Health care advocates and activists involved in the same-sex marriage debate filled the hallways of the Capitol on Saturday as lawmakers debated various policy bills, including whether to require voters to show photo ID at the polls.
But there was little movement on the budget with less than three days remaining until the Legislature's deadline for adjournment. Some lawmakers even suggested making contingency plans should a stalemate over the budget cause a government shutdown at the end of June.
"The governor is making no efforts to do anything but shut the government down. He's not negotiating," Rep. Kurt Daudt, R-Crown, who introduced a bill that would keep government operating if no budget deal is reached by June 30, the end of the fiscal year.
DFL Gov. Mark Dayton met Saturday morning and again in the afternoon with leaders of the Republican-controlled House and Senate.
After both meetings, Republicans emerged saying little progress was made.
Republican leaders have said they've already compromised by agreeing to keep spending at the same level as the last biennium rather than reducing spending as citizens and businesses have done during the economic downturn. They have sent their budget bills to Dayton in the last few days.
"We've already passed a balanced budget," House Speaker Kurt Zellers, R-Maple Grove, said. "We think we should live within our means."
Zellers and Senate Majority Leader Amy Koch, R-Buffalo, said they want Dayton to either sign or veto the bills so the Legislature has time to work on them. But Dayton has said he wants to agree on an overall budget solution with the Legislature rather than signing individual pieces of it.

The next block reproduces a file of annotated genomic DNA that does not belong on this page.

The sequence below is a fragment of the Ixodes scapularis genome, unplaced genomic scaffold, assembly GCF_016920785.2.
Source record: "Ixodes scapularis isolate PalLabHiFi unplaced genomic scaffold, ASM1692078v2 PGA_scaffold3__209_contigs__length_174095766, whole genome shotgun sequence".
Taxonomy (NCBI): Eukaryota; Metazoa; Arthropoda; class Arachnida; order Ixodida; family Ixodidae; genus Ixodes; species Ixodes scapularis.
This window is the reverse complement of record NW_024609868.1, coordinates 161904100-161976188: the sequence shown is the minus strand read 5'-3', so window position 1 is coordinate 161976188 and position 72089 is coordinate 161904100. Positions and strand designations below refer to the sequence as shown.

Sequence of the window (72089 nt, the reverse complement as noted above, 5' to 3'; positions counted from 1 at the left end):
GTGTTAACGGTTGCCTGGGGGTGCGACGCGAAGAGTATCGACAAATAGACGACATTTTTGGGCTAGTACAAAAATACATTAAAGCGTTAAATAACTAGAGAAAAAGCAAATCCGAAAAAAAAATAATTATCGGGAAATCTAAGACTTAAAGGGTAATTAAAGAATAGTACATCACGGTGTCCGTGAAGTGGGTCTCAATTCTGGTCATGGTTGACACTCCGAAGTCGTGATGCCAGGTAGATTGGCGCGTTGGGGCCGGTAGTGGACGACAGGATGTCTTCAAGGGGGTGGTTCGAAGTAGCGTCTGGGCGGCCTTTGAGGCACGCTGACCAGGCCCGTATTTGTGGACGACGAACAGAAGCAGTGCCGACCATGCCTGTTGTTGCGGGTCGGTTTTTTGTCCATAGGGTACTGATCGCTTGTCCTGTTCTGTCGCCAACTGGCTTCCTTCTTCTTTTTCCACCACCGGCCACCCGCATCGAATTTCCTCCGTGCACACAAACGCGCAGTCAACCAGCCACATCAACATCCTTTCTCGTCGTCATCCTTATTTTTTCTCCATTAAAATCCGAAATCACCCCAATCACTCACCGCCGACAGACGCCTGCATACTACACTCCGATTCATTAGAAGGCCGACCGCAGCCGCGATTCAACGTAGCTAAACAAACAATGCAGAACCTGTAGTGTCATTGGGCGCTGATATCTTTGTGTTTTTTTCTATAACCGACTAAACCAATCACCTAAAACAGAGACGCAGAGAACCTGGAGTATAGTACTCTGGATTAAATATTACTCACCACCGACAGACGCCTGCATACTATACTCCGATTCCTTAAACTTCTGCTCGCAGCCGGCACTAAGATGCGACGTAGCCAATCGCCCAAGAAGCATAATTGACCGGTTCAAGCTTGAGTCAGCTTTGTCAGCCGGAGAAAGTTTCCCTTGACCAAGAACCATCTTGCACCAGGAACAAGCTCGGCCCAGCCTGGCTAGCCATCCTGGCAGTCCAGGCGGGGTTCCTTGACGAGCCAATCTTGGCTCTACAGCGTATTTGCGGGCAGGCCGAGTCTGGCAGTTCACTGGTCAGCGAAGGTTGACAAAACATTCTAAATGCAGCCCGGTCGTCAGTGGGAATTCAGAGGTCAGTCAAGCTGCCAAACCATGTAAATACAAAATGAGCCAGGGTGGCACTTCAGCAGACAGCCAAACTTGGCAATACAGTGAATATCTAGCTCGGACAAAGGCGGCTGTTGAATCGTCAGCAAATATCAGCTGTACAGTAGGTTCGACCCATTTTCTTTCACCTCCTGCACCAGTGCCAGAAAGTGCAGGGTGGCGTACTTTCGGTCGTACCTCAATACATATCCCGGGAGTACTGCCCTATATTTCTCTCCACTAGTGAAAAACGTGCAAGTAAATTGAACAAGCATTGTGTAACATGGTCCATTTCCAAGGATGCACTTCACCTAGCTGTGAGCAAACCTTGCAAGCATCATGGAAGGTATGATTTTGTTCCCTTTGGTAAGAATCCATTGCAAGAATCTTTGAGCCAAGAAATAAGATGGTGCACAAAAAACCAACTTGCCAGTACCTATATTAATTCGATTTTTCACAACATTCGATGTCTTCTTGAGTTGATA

After the afternoon meeting, Dayton said he was waiting for GOP leaders to present something new. Dayton offered concessions earlier this week on his proposal to raise taxes.
"I'm still waiting for them to suggest something on the revenue side, and they keep saying they're committed to the $34 billion budget and they're not going to budge from that," Dayton said. "We remain $1.8 billion apart."
HOUSE APPROVES SAME-SEX MARRIAGE AMENDMENT
The House passed a constitutional amendment that would ban same-sex marriage late Saturday night, after several hours of debate.
Gov. Dayton called the measure "un-Minnesotan."
"I will do everything I can to defeat it," he said.
The Senate passed the amendment last week. The question will be placed on the November 2012 ballot, asking voters whether marriage should be defined as "between one man and one woman."
House leaders had wanted to debate the bill on Friday, but an appearance by controversial pastor Bradlee Dean on the House floor prevented it. Dean, founder of You Can Run But You Cannot Hide International ministry has spoken out against gay people.
Supporters and opponents of the amendment lined up outside of the House chambers yelling either "vote no!" or "vote yes!" over the past two days.
The state already bans same-sex marriage in law, but supporters of the amendment say putting the language in the Constitution would prevent a judge from overturning the law. Opponents say adopting the amendment would enshrine discrimination in the state's founding document.
VOTER PHOTO ID BILL SENT TO DAYTON
Also Saturday, the House approved a bill that would require voters to show photo ID at the polls. The measure now goes to Dayton, who will likely veto it.
During the debate, DFL members continued to question whether the public was given enough notice about a conference committee meeting on the bill. The sponsor, Rep. Mary Kiffmeyer, R-Big Lake, said all public meeting requirements were met.
"They were given a heads up and information by both the House and the Senate staff," Kiffmeyer said.
After voting to take up the bill, DFL members listed several problems they see in the proposal, including concerns over whether certain groups of voters would be disenfranchised.
Rep. Melissa Hortman, DFL-Brooklyn Park, said she's concerned college students won't have the time or flexibility to follow up with documentation after casting a provisional ballot in an election.
"We all know teenagers, we all know young 20-somethings," she said. "As a practical matter, what this voter ID bill means, unfortunately, is that thousands, maybe tens of thousands, of college students would lose their opportunity to vote."
Republicans said the legislation is needed to improve integrity in the system.
(MPR reporter Tom Scheck contributed to this report.)